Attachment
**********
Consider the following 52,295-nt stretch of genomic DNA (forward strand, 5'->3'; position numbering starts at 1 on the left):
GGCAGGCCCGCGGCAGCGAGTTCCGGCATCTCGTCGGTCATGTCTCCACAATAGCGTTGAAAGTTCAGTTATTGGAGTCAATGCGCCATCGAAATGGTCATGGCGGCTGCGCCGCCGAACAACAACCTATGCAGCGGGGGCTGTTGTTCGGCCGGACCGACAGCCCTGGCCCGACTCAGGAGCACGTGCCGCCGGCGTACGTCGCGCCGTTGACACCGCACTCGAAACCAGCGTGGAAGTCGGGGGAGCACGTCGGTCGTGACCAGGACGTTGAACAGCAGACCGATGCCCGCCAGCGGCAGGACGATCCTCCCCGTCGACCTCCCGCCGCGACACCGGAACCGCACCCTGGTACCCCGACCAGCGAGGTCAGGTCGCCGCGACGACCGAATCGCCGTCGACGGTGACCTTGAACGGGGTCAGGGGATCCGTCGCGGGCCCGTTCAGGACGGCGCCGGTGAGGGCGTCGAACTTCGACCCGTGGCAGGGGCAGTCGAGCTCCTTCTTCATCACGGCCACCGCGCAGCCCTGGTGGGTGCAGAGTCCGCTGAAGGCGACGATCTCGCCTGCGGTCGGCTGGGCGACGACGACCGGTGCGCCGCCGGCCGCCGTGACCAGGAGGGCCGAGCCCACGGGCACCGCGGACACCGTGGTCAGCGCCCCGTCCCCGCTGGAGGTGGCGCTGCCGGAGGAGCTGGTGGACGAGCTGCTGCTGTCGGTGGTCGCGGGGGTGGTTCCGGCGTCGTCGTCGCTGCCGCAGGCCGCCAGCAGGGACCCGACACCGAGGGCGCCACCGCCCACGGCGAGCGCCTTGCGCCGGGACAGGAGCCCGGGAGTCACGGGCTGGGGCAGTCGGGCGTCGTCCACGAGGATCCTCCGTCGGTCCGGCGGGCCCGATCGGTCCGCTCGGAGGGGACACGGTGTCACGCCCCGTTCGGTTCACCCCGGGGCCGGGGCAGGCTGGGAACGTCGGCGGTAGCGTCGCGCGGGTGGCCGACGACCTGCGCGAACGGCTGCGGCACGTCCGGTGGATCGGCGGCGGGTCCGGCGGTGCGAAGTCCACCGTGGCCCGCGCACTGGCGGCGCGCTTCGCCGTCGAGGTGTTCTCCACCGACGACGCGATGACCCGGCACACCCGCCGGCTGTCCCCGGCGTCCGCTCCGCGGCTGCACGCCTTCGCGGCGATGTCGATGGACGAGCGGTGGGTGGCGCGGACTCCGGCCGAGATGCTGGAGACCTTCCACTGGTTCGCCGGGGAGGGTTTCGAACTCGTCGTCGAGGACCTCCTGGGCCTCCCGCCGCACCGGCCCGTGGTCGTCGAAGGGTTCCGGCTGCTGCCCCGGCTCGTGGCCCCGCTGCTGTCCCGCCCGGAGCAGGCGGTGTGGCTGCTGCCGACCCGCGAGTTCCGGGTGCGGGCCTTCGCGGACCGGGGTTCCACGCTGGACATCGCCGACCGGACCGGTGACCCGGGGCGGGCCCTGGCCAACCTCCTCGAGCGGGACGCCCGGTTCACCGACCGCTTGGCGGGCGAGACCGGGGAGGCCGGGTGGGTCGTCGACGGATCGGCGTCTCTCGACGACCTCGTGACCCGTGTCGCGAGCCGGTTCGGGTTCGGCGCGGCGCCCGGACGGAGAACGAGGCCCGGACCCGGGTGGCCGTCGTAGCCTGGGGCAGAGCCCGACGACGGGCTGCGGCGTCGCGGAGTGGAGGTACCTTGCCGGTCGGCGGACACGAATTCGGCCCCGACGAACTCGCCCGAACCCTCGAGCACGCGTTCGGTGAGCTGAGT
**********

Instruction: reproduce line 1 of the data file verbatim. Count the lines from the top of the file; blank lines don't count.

Consider the following 52,295-nt stretch of genomic DNA (forward strand, 5'->3'; position numbering starts at 1 on the left):